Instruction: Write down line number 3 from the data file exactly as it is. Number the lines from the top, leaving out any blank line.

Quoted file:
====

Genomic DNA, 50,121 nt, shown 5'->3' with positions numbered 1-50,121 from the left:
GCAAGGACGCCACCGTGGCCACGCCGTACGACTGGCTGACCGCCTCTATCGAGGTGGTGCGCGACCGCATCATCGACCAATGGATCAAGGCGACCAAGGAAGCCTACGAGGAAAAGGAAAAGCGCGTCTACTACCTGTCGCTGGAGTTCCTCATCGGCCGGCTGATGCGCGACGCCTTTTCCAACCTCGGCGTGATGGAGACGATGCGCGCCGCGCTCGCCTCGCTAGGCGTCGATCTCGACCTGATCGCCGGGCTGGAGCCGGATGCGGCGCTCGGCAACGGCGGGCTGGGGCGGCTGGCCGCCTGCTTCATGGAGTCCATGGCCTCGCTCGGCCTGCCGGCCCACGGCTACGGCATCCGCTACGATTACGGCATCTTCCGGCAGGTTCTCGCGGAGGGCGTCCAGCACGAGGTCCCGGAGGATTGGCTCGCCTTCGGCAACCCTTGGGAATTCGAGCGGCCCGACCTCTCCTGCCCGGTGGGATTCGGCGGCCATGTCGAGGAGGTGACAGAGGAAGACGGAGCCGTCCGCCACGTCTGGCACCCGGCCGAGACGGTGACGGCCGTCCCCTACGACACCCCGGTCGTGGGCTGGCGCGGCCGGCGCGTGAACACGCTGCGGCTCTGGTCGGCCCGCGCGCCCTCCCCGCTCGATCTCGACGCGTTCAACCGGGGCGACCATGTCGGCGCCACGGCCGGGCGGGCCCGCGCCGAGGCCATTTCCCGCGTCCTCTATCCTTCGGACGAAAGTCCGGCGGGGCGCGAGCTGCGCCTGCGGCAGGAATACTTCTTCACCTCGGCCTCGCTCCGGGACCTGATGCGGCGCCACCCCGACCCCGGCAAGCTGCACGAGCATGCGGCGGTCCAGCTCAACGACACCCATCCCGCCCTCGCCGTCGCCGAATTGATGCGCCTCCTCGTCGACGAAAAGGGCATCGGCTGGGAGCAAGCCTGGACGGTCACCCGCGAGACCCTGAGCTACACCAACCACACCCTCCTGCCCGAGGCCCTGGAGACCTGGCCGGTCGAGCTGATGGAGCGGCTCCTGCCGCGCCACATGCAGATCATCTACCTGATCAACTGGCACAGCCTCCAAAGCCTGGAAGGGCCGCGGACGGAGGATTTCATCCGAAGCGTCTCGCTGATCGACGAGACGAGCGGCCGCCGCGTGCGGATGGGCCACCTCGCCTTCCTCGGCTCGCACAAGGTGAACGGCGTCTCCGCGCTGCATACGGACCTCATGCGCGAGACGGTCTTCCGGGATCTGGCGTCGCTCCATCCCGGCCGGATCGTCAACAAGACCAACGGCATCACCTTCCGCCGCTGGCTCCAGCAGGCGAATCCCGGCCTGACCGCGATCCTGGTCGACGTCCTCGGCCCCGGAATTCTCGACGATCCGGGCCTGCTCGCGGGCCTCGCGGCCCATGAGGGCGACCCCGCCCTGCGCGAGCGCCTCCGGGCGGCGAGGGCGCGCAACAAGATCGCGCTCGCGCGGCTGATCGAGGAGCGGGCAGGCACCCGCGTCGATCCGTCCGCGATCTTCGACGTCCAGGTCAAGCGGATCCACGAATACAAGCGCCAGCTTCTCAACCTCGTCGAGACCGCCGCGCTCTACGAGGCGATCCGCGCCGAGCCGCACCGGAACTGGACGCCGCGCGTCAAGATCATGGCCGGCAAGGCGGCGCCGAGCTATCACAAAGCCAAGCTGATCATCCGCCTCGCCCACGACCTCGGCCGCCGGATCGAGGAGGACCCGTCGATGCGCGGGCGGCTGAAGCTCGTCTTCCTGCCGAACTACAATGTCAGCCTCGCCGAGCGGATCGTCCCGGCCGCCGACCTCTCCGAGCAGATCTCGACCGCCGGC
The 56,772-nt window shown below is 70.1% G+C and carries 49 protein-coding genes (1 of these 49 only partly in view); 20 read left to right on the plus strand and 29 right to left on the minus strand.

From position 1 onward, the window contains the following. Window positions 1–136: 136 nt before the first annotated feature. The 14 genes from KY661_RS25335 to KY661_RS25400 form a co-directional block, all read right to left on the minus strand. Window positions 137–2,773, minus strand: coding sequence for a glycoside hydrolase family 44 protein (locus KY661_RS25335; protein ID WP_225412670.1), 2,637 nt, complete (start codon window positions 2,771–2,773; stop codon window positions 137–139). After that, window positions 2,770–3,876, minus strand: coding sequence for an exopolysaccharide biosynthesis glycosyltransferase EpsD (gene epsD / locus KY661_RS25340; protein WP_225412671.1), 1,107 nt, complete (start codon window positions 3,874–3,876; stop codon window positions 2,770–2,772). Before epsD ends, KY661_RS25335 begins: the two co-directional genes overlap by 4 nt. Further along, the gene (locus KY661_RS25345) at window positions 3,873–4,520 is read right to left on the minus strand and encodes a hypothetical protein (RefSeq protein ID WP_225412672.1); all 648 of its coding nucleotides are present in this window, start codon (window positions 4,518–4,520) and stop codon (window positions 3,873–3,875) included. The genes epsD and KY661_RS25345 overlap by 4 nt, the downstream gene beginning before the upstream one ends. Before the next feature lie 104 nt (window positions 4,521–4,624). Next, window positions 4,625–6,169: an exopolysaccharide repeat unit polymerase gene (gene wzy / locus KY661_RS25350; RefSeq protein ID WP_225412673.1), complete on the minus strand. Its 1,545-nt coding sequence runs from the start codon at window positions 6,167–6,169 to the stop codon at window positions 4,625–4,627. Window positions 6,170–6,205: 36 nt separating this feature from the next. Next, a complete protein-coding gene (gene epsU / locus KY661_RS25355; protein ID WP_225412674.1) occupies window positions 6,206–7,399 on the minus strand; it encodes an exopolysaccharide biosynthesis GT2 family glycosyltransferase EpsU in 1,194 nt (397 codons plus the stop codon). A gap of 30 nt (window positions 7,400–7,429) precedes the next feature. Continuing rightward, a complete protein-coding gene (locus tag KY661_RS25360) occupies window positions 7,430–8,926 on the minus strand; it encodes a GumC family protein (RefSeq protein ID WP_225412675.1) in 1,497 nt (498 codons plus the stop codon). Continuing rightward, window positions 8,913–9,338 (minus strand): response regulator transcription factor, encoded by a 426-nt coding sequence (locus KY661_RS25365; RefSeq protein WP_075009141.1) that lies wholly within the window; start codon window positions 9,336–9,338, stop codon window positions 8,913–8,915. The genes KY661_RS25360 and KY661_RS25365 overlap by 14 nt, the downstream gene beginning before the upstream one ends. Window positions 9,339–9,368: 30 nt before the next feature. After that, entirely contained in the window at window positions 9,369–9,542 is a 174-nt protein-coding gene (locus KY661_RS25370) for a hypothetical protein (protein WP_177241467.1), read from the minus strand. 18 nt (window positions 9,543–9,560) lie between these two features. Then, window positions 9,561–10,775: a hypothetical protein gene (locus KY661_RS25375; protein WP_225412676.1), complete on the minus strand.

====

The 56,772-nt window shown below is 70.1% G+C and carries 49 protein-coding genes (1 of these 49 only partly in view); 20 read left to right on the plus strand and 29 right to left on the minus strand.